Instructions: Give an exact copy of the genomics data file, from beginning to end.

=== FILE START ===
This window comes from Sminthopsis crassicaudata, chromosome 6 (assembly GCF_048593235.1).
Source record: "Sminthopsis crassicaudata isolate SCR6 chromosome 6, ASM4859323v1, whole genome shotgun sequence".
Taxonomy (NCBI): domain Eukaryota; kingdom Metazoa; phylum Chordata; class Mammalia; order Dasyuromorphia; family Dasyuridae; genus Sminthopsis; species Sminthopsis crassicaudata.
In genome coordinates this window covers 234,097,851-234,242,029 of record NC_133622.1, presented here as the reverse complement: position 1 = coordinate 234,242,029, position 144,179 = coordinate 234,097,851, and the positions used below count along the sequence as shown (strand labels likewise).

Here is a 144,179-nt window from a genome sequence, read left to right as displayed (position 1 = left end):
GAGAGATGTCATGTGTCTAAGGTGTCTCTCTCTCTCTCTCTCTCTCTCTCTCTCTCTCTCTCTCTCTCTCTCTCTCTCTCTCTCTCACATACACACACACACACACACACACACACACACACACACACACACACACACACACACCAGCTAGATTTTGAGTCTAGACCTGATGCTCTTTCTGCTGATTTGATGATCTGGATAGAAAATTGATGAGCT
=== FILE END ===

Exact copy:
This window comes from Sminthopsis crassicaudata, chromosome 6 (assembly GCF_048593235.1).
Source record: "Sminthopsis crassicaudata isolate SCR6 chromosome 6, ASM4859323v1, whole genome shotgun sequence".
Taxonomy (NCBI): domain Eukaryota; kingdom Metazoa; phylum Chordata; class Mammalia; order Dasyuromorphia; family Dasyuridae; genus Sminthopsis; species Sminthopsis crassicaudata.
In genome coordinates this window covers 234,097,851-234,242,029 of record NC_133622.1, presented here as the reverse complement: position 1 = coordinate 234,242,029, position 144,179 = coordinate 234,097,851, and the positions used below count along the sequence as shown (strand labels likewise).

Here is a 144,179-nt window from a genome sequence, read left to right as displayed (position 1 = left end):
GAGAGATGTCATGTGTCTAAGGTGTCTCTCTCTCTCTCTCTCTCTCTCTCTCTCTCTCTCTCTCTCTCTCTCTCTCTCTCTCTCTCACATACACACACACACACACACACACACACACACACACACACACACACACACACACACCAGCTAGATTTTGAGTCTAGACCTGATGCTCTTTCTGCTGATTTGATGATCTGGATAGAAAATTGATGAGCT